To check your current backlink profile, go to SE Ranking’s Backlink Checker and enter your domain, as previously outlined. The main dashboard will display the following metrics:
- Domain & Page Trust
- Toxic backlinks
- Broken backlinks
- Total referring domains and backlinks
- New and lost referring domains and backlinks
- Referring domain and backlink anchors
The tool contains special tabs for exploring backlinks, referring domains, anchor texts, pages, and IPs, providing in-depth insights.
You can also analyze your competitors’ backlink profiles or leverage the Backlink Gap Analyzer to find link-building opportunities and make informed comparisons.
Analytics for a single-page website
Gaining insights from your website analytics is crucial for gauging performance and identifying areas that need improvement. The data you’ll get from these insights helps you make informed decisions as far as improving UX and driving business success.
To correctly monitor analytics for single-page websites, there are some distinct factors to consider. Some tools are better at achieving this than others, so we’ll use premium tools like Google Analytics 4 and SE Ranking’s Rank Tracker to describe how to go about this process.
Tracking with GA4
Google Analytics 4 is an exceptional tool for tracking site visits, traffic sources, and user demographics. To set up GA4 properly, add events for every link and button on the page. Also, add scroll tracking to measure visitor engagement.
Follow these steps for proper GA4 setup:
- Access your GA4 account and navigate to Data Streams in the Admin section. Select your web data stream.
- Verify that the Enhanced Measurement toggle is enabled and click the gear icon to access this feature.
- In the advanced settings of Page views, enable Page changes based on browser history events. Turn off any default tracks unrelated to pageviews to ensure accuracy. Save these changes.
Next, activate the Preview and Debug mode within Google Tag Manager (GTM). As you explore different sections of your single-page website, you’ll see History Change events in the GTM Preview mode.
After you’re finished with these steps, GA4 will now be able to track your single-page website. Consider additional steps such as activating a dataLayer.push code or implementing a history change trigger in GTM in the event of discrepancies.
Tracking with Rank Tracker
SE Ranking’s Rank Tracker offers an extensive analysis of your website’s search performance. With it, you can monitor your website’s ranking for specific keywords across various geographical locations, devices, and languages.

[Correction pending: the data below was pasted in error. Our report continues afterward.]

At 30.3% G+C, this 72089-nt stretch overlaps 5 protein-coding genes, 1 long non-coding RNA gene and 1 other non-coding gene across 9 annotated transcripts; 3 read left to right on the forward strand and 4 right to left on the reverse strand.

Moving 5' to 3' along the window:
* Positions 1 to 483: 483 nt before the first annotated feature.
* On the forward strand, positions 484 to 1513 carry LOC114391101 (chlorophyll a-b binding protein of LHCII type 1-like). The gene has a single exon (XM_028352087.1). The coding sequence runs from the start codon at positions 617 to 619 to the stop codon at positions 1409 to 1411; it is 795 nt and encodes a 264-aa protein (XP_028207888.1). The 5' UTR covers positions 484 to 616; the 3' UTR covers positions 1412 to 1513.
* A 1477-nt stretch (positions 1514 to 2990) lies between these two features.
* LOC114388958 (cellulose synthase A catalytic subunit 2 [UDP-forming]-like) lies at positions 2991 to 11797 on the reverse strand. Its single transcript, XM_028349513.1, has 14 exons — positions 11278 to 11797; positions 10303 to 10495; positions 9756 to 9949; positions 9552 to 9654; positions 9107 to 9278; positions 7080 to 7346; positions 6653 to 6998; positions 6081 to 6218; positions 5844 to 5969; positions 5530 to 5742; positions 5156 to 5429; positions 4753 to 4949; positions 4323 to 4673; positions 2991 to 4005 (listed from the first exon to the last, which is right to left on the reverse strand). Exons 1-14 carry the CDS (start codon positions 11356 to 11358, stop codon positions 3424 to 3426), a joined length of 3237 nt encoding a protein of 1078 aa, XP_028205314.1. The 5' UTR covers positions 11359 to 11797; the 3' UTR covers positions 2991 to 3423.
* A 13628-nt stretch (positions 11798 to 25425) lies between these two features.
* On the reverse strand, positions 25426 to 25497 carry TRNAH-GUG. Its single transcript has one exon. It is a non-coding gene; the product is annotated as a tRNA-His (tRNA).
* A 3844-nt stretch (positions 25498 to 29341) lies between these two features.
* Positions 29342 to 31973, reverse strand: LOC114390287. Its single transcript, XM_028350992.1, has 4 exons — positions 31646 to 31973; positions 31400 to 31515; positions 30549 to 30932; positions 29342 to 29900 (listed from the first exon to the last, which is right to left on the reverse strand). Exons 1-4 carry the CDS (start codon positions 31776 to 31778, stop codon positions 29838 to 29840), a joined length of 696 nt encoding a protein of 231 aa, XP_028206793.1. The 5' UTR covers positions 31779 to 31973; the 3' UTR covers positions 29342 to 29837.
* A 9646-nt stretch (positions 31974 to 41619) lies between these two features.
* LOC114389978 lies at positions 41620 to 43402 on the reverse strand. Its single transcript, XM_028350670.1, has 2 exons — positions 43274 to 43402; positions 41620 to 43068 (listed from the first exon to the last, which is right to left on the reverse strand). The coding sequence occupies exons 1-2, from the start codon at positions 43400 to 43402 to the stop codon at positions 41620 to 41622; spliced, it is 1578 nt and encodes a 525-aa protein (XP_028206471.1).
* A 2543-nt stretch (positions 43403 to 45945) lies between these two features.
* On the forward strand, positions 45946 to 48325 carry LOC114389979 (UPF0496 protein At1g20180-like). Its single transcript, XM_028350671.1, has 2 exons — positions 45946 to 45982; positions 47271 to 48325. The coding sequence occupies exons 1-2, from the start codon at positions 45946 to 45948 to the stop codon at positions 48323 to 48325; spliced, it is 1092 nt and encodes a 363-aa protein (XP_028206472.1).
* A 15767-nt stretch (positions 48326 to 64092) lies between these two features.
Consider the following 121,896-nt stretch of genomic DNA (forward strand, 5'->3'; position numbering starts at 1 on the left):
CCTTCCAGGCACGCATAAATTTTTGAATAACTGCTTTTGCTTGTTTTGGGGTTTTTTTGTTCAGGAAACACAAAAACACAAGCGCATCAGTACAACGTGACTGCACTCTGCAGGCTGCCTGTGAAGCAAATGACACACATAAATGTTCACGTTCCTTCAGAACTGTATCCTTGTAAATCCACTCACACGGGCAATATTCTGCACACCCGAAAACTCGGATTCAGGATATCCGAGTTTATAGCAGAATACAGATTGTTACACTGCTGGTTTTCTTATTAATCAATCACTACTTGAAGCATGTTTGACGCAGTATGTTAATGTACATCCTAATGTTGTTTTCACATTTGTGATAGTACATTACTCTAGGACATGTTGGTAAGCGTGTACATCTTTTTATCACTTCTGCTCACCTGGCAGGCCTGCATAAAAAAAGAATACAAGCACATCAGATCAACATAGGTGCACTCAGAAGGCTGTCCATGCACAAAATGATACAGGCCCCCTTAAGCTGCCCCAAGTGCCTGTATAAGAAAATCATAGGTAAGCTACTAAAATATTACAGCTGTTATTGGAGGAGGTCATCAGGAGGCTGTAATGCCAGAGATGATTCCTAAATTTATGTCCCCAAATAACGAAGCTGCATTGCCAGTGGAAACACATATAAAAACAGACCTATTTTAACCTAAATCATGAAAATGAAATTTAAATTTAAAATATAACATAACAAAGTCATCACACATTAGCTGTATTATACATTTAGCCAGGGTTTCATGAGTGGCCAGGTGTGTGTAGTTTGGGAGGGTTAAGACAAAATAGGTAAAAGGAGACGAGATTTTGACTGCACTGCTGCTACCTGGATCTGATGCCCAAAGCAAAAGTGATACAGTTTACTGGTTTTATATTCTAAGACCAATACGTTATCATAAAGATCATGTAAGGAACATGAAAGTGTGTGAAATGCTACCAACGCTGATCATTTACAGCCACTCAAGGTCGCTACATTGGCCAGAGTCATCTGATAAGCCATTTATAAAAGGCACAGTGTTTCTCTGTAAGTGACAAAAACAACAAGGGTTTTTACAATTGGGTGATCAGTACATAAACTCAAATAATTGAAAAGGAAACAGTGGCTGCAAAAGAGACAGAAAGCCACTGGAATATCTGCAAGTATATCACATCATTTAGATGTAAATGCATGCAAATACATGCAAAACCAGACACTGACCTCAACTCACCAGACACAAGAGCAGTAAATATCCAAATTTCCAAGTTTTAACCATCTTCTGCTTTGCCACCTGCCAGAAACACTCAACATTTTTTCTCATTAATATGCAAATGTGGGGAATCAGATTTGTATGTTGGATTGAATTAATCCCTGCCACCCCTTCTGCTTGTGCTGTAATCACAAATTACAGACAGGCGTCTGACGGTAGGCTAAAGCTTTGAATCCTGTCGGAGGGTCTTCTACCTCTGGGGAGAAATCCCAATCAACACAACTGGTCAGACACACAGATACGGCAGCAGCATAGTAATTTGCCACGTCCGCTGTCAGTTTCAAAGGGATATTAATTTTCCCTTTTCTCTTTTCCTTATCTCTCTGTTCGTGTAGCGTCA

What makes Rank Tracker distinct is its ability to provide clean, impartial rankings. The data it provides does not consider personal search history or user browser settings. This guarantees unbiased results and 100% accuracy.
To access the tool, create a project and then go to the Rankings tab. This will direct you straight to the default Detailed report.
This section includes your website’s:
- Average position
- Traffic forecast
- Search visibility
- SERP features
- Percentage of tracked keywords in the top 10
- Selected keywords
This report also reveals all essential metrics for each search term. The table features target URLs, search volume values, visibility, content score, SERP features, ranking dynamics, and more.
Rank Tracker even gives you the opportunity to:
- Filter your search terms based on your preferred parameters.
- Set target URLs for search terms.
- View rankings for various dates and compare data.
- And much more.
Rank Tracker also provides additional insights into your website performance through three other tabs:
- Summary: From here, you can quickly assess a comprehensive overview of key project indicators, covering diverse project elements like search engines, search terms, competitors, etc.
- Overall: Here, your project’s general ranking data across different search engines is displayed on a single screen.
- Historical data: This report highlights all the ranking changes that have occurred since the baseline date.
Single-page websites offer a unique opportunity to present information in a linear fashion, guiding users towards specific actions. It’s easier to launch and test them, and their potential for creative design is endless.
On the other hand, they constrain your spectrum of SEO strategies.
But if you use the single-page website SEO recommendations we’ve mentioned, your chances of creating a single-page website that converts well will surely rise. Let’s recap:
- Choose a customizable template or website builder that works for you or hire a team to design your website.
- Use the power of storytelling and strategically plan your content to grab users’ attention and inform them about your offering.
- Craft a compelling CTA that speaks directly to your audience’s needs.
- Break your page down into sections and provide anchors to them in the menu.
- Work on on-page and off-page SEO but never compromise your content’s quality and coherence.